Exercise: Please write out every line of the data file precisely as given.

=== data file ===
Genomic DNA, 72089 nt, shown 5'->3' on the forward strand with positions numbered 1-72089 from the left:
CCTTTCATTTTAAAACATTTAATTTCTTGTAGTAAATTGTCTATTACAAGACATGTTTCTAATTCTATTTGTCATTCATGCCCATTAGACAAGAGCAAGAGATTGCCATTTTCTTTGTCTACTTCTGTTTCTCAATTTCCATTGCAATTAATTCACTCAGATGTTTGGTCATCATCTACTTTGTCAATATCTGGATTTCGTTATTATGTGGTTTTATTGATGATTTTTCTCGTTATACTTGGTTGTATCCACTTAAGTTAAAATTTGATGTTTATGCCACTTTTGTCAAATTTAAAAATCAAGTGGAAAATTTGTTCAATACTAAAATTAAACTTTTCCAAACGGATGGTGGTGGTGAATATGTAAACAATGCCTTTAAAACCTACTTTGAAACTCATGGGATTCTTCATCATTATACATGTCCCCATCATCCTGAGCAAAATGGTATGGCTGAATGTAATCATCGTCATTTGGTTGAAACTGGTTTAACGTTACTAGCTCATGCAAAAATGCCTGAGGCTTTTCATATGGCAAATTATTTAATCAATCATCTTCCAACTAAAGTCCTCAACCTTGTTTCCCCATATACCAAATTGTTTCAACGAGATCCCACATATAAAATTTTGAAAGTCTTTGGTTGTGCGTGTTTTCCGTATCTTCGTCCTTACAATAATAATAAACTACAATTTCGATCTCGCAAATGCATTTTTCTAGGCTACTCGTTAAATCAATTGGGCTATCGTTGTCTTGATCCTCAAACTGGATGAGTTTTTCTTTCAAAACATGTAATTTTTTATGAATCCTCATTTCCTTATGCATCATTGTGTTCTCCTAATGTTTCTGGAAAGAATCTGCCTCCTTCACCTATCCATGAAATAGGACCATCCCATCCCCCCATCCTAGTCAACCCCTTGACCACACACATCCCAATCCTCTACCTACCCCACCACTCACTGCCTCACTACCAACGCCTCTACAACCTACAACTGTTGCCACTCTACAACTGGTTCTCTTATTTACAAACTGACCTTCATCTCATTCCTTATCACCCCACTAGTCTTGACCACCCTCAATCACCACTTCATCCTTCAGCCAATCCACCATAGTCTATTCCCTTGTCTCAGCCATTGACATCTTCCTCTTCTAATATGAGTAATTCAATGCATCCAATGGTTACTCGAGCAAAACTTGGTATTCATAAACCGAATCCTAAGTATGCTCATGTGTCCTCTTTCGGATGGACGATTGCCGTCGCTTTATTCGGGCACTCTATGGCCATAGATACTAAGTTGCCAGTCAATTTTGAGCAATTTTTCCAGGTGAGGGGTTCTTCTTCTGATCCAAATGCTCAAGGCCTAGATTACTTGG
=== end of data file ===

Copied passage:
Genomic DNA, 72089 nt, shown 5'->3' on the forward strand with positions numbered 1-72089 from the left:
CCTTTCATTTTAAAACATTTAATTTCTTGTAGTAAATTGTCTATTACAAGACATGTTTCTAATTCTATTTGTCATTCATGCCCATTAGACAAGAGCAAGAGATTGCCATTTTCTTTGTCTACTTCTGTTTCTCAATTTCCATTGCAATTAATTCACTCAGATGTTTGGTCATCATCTACTTTGTCAATATCTGGATTTCGTTATTATGTGGTTTTATTGATGATTTTTCTCGTTATACTTGGTTGTATCCACTTAAGTTAAAATTTGATGTTTATGCCACTTTTGTCAAATTTAAAAATCAAGTGGAAAATTTGTTCAATACTAAAATTAAACTTTTCCAAACGGATGGTGGTGGTGAATATGTAAACAATGCCTTTAAAACCTACTTTGAAACTCATGGGATTCTTCATCATTATACATGTCCCCATCATCCTGAGCAAAATGGTATGGCTGAATGTAATCATCGTCATTTGGTTGAAACTGGTTTAACGTTACTAGCTCATGCAAAAATGCCTGAGGCTTTTCATATGGCAAATTATTTAATCAATCATCTTCCAACTAAAGTCCTCAACCTTGTTTCCCCATATACCAAATTGTTTCAACGAGATCCCACATATAAAATTTTGAAAGTCTTTGGTTGTGCGTGTTTTCCGTATCTTCGTCCTTACAATAATAATAAACTACAATTTCGATCTCGCAAATGCATTTTTCTAGGCTACTCGTTAAATCAATTGGGCTATCGTTGTCTTGATCCTCAAACTGGATGAGTTTTTCTTTCAAAACATGTAATTTTTTATGAATCCTCATTTCCTTATGCATCATTGTGTTCTCCTAATGTTTCTGGAAAGAATCTGCCTCCTTCACCTATCCATGAAATAGGACCATCCCATCCCCCCATCCTAGTCAACCCCTTGACCACACACATCCCAATCCTCTACCTACCCCACCACTCACTGCCTCACTACCAACGCCTCTACAACCTACAACTGTTGCCACTCTACAACTGGTTCTCTTATTTACAAACTGACCTTCATCTCATTCCTTATCACCCCACTAGTCTTGACCACCCTCAATCACCACTTCATCCTTCAGCCAATCCACCATAGTCTATTCCCTTGTCTCAGCCATTGACATCTTCCTCTTCTAATATGAGTAATTCAATGCATCCAATGGTTACTCGAGCAAAACTTGGTATTCATAAACCGAATCCTAAGTATGCTCATGTGTCCTCTTTCGGATGGACGATTGCCGTCGCTTTATTCGGGCACTCTATGGCCATAGATACTAAGTTGCCAGTCAATTTTGAGCAATTTTTCCAGGTGAGGGGTTCTTCTTCTGATCCAAATGCTCAAGGCCTAGATTACTTGG